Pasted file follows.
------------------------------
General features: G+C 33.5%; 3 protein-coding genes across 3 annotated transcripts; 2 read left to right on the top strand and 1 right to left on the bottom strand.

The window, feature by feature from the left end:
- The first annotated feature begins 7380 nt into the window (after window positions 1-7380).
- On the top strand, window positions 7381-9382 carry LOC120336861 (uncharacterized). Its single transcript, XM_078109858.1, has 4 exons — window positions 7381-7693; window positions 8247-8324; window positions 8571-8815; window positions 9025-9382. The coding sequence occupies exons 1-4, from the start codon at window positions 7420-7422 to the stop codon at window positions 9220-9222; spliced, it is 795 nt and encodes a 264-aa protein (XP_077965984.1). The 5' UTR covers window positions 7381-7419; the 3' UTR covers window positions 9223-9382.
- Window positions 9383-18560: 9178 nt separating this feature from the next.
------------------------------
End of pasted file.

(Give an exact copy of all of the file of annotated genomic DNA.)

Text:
General features: G+C 33.5%; 3 protein-coding genes across 3 annotated transcripts; 2 read left to right on the top strand and 1 right to left on the bottom strand.

The window, feature by feature from the left end:
- The first annotated feature begins 7380 nt into the window (after window positions 1-7380).
- On the top strand, window positions 7381-9382 carry LOC120336861 (uncharacterized). Its single transcript, XM_078109858.1, has 4 exons — window positions 7381-7693; window positions 8247-8324; window positions 8571-8815; window positions 9025-9382. The coding sequence occupies exons 1-4, from the start codon at window positions 7420-7422 to the stop codon at window positions 9220-9222; spliced, it is 795 nt and encodes a 264-aa protein (XP_077965984.1). The 5' UTR covers window positions 7381-7419; the 3' UTR covers window positions 9223-9382.
- Window positions 9383-18560: 9178 nt separating this feature from the next.